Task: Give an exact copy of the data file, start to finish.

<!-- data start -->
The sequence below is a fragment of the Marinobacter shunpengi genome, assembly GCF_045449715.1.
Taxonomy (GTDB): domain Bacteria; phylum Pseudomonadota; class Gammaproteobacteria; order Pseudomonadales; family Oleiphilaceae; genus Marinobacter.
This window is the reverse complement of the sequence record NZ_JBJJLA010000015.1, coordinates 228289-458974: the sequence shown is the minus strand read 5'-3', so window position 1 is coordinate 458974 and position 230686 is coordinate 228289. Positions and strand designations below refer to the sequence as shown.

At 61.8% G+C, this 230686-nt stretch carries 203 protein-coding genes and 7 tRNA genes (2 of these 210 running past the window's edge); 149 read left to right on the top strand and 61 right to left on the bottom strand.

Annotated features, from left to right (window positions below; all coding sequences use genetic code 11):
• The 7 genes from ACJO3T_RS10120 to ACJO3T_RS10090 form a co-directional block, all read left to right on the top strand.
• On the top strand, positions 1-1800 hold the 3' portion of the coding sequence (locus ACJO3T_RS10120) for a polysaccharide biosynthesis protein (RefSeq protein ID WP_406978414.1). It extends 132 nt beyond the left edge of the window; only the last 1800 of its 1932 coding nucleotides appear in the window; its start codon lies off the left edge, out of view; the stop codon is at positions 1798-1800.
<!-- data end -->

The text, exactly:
The sequence below is a fragment of the Marinobacter shunpengi genome, assembly GCF_045449715.1.
Taxonomy (GTDB): domain Bacteria; phylum Pseudomonadota; class Gammaproteobacteria; order Pseudomonadales; family Oleiphilaceae; genus Marinobacter.
This window is the reverse complement of the sequence record NZ_JBJJLA010000015.1, coordinates 228289-458974: the sequence shown is the minus strand read 5'-3', so window position 1 is coordinate 458974 and position 230686 is coordinate 228289. Positions and strand designations below refer to the sequence as shown.

At 61.8% G+C, this 230686-nt stretch carries 203 protein-coding genes and 7 tRNA genes (2 of these 210 running past the window's edge); 149 read left to right on the top strand and 61 right to left on the bottom strand.

Annotated features, from left to right (window positions below; all coding sequences use genetic code 11):
• The 7 genes from ACJO3T_RS10120 to ACJO3T_RS10090 form a co-directional block, all read left to right on the top strand.
• On the top strand, positions 1-1800 hold the 3' portion of the coding sequence (locus ACJO3T_RS10120) for a polysaccharide biosynthesis protein (RefSeq protein ID WP_406978414.1). It extends 132 nt beyond the left edge of the window; only the last 1800 of its 1932 coding nucleotides appear in the window; its start codon lies off the left edge, out of view; the stop codon is at positions 1798-1800.